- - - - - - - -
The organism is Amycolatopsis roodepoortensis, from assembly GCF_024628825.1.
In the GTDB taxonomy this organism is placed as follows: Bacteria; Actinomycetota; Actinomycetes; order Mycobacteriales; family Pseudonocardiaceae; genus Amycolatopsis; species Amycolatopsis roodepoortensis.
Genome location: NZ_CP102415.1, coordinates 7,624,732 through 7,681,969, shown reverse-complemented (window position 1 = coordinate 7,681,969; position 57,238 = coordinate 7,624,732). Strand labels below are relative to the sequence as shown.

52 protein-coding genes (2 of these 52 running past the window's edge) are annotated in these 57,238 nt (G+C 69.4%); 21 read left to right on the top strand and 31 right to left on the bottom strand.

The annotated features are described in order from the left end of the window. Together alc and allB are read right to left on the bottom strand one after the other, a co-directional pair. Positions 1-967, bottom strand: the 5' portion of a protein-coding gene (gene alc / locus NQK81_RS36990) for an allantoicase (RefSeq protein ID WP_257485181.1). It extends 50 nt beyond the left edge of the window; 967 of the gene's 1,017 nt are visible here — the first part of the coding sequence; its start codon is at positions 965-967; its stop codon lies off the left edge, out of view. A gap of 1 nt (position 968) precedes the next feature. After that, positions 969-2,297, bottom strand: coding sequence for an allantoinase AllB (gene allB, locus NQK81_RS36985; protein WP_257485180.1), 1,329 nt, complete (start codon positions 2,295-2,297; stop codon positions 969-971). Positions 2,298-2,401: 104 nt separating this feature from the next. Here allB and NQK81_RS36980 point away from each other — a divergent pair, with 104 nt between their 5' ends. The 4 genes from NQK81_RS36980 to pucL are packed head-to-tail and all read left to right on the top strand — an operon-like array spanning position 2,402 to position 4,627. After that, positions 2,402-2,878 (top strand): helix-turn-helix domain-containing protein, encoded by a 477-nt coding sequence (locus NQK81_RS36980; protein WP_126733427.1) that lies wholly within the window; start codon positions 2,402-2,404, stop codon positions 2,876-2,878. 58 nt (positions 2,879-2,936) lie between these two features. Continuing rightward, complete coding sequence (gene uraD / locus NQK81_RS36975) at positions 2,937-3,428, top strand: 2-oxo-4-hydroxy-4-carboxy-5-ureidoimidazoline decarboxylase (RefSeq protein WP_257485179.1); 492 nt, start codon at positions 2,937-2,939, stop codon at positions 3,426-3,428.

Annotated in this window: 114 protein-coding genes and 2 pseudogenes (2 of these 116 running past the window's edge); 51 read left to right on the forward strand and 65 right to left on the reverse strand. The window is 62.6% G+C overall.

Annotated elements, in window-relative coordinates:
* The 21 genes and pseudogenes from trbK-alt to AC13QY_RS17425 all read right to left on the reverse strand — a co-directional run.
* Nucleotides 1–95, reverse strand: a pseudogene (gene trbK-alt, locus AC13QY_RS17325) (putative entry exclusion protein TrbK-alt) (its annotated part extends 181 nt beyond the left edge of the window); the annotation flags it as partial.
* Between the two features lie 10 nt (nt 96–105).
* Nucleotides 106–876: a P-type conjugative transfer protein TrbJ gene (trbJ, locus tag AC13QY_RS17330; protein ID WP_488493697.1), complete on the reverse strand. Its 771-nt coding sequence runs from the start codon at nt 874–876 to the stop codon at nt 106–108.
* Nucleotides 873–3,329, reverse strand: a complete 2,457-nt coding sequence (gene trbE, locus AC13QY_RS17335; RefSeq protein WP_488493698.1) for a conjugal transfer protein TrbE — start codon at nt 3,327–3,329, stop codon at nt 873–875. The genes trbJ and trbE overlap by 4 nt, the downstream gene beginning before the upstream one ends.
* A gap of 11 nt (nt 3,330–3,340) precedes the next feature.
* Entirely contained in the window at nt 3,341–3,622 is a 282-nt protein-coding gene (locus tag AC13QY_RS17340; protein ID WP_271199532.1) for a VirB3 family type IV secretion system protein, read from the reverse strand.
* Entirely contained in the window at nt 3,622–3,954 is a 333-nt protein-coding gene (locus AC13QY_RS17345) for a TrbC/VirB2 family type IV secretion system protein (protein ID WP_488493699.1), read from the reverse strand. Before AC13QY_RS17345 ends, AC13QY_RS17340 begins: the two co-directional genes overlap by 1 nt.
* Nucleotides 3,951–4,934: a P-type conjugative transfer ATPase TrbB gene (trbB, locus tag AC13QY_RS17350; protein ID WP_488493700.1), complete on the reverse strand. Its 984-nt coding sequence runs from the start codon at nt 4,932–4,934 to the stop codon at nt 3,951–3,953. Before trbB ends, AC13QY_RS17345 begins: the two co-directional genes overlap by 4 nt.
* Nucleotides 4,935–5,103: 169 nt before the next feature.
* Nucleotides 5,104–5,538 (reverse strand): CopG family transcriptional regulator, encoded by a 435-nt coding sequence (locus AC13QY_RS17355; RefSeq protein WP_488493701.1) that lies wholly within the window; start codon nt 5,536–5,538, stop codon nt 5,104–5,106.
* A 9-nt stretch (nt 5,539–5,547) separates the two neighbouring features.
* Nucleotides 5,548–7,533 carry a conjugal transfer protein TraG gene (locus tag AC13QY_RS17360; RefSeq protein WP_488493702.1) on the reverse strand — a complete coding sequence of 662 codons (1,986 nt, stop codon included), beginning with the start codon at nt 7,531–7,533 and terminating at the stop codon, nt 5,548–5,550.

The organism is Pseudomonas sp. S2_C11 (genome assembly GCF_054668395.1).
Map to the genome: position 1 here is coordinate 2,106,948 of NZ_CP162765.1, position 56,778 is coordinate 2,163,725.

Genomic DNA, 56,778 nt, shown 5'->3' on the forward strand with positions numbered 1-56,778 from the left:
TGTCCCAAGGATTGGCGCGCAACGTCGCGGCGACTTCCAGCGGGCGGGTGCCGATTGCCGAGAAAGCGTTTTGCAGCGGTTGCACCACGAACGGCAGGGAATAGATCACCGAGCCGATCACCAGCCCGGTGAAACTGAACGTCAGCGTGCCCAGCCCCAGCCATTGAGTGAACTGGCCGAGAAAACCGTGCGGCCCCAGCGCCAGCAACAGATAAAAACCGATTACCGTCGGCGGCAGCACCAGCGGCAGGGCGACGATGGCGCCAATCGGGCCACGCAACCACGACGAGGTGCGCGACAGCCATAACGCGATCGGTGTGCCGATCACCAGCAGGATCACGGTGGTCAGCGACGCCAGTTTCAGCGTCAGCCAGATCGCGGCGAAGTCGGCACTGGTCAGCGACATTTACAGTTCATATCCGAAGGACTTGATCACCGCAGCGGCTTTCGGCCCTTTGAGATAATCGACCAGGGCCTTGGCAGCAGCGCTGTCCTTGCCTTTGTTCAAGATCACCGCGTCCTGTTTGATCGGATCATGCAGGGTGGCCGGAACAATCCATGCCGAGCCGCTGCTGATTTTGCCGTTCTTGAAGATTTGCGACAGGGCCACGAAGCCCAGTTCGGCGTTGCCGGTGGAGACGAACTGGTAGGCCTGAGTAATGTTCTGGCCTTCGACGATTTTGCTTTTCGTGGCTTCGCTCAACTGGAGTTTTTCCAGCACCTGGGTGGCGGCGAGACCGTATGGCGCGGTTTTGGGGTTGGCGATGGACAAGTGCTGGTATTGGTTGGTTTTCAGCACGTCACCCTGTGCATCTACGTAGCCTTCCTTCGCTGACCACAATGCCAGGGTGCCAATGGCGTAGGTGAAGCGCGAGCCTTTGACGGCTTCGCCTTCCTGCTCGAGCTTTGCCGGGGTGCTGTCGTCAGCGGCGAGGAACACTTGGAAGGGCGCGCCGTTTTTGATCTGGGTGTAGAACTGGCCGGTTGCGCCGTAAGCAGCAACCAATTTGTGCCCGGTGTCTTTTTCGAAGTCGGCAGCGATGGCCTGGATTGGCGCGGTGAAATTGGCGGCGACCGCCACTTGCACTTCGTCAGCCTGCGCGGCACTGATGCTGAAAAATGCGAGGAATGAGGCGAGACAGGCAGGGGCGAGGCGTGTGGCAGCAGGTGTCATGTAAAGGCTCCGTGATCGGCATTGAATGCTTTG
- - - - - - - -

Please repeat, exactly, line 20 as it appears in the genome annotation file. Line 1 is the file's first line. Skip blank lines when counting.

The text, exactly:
* Nucleotides 5,548–7,533 carry a conjugal transfer protein TraG gene (locus tag AC13QY_RS17360; RefSeq protein WP_488493702.1) on the reverse strand — a complete coding sequence of 662 codons (1,986 nt, stop codon included), beginning with the start codon at nt 7,531–7,533 and terminating at the stop codon, nt 5,548–5,550.